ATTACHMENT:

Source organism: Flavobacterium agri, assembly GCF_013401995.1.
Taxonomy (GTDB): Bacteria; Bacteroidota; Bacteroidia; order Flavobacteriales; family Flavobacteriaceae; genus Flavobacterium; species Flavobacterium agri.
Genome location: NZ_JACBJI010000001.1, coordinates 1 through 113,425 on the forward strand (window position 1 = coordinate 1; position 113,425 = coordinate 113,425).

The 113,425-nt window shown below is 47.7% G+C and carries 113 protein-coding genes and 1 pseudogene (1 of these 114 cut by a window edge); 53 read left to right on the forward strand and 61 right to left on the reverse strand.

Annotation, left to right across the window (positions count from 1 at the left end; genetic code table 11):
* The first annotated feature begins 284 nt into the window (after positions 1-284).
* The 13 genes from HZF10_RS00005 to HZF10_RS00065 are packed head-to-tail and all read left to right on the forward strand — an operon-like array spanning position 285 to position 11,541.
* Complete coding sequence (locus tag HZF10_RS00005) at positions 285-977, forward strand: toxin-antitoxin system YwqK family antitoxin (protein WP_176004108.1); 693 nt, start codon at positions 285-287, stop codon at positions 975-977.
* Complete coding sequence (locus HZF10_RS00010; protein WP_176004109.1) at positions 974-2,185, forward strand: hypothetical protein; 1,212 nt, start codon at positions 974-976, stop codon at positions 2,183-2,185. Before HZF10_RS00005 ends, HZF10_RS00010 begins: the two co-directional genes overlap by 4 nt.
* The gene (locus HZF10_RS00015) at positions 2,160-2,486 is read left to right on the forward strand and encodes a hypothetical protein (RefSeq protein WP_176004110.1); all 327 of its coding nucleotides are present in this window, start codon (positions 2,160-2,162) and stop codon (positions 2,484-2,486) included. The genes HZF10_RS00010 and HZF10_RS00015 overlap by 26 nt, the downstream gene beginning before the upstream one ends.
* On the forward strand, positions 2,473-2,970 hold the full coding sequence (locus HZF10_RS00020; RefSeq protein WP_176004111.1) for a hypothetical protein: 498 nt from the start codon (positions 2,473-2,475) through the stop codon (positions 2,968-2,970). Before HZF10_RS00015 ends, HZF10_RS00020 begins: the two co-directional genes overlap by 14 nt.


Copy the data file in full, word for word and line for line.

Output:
Source organism: Flavobacterium agri, assembly GCF_013401995.1.
Taxonomy (GTDB): Bacteria; Bacteroidota; Bacteroidia; order Flavobacteriales; family Flavobacteriaceae; genus Flavobacterium; species Flavobacterium agri.
Genome location: NZ_JACBJI010000001.1, coordinates 1 through 113,425 on the forward strand (window position 1 = coordinate 1; position 113,425 = coordinate 113,425).

The 113,425-nt window shown below is 47.7% G+C and carries 113 protein-coding genes and 1 pseudogene (1 of these 114 cut by a window edge); 53 read left to right on the forward strand and 61 right to left on the reverse strand.

Annotation, left to right across the window (positions count from 1 at the left end; genetic code table 11):
* The first annotated feature begins 284 nt into the window (after positions 1-284).
* The 13 genes from HZF10_RS00005 to HZF10_RS00065 are packed head-to-tail and all read left to right on the forward strand — an operon-like array spanning position 285 to position 11,541.
* Complete coding sequence (locus tag HZF10_RS00005) at positions 285-977, forward strand: toxin-antitoxin system YwqK family antitoxin (protein WP_176004108.1); 693 nt, start codon at positions 285-287, stop codon at positions 975-977.
* Complete coding sequence (locus HZF10_RS00010; protein WP_176004109.1) at positions 974-2,185, forward strand: hypothetical protein; 1,212 nt, start codon at positions 974-976, stop codon at positions 2,183-2,185. Before HZF10_RS00005 ends, HZF10_RS00010 begins: the two co-directional genes overlap by 4 nt.
* The gene (locus HZF10_RS00015) at positions 2,160-2,486 is read left to right on the forward strand and encodes a hypothetical protein (RefSeq protein WP_176004110.1); all 327 of its coding nucleotides are present in this window, start codon (positions 2,160-2,162) and stop codon (positions 2,484-2,486) included. The genes HZF10_RS00010 and HZF10_RS00015 overlap by 26 nt, the downstream gene beginning before the upstream one ends.
* On the forward strand, positions 2,473-2,970 hold the full coding sequence (locus HZF10_RS00020; RefSeq protein WP_176004111.1) for a hypothetical protein: 498 nt from the start codon (positions 2,473-2,475) through the stop codon (positions 2,968-2,970). Before HZF10_RS00015 ends, HZF10_RS00020 begins: the two co-directional genes overlap by 14 nt.